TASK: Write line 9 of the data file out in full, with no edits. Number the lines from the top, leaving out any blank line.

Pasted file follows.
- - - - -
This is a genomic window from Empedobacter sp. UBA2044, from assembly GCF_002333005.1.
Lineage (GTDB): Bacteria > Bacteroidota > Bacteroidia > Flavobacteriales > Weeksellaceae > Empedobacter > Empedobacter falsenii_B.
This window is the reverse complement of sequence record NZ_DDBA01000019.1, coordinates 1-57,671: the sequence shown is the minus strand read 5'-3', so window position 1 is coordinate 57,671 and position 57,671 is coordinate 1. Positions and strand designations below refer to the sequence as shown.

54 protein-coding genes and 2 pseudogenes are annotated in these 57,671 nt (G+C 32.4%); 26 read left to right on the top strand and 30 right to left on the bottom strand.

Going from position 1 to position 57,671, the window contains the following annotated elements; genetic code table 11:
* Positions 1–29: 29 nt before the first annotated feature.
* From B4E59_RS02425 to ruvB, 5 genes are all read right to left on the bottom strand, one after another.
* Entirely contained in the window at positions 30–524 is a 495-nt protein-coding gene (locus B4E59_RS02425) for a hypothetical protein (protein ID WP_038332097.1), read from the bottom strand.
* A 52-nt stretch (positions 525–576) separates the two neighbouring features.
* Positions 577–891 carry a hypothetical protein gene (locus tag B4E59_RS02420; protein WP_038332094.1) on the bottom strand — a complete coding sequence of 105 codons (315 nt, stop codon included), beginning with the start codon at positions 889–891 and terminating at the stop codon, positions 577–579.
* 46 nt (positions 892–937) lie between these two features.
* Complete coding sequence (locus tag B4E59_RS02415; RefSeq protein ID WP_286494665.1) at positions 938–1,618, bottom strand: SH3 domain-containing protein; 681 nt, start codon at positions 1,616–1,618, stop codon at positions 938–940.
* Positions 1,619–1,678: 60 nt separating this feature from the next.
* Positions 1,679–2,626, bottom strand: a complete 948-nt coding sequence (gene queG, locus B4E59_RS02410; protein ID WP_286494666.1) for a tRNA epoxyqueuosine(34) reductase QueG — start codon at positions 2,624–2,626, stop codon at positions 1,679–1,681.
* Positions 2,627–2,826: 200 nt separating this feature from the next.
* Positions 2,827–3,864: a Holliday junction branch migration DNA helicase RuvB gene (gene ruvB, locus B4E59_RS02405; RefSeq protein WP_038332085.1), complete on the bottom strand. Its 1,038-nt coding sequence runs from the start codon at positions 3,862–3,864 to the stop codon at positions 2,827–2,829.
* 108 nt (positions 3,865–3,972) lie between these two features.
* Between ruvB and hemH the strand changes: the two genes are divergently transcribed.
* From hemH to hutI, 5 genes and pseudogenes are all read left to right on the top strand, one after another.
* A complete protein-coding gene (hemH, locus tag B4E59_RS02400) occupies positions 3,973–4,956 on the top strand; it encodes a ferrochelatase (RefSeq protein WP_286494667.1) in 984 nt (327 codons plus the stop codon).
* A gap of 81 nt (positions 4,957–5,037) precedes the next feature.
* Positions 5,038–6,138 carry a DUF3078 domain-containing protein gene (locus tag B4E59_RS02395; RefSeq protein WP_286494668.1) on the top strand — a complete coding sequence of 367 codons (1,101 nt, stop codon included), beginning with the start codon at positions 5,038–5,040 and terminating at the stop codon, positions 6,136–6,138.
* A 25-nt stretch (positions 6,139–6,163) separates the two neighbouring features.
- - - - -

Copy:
* A 52-nt stretch (positions 525–576) separates the two neighbouring features.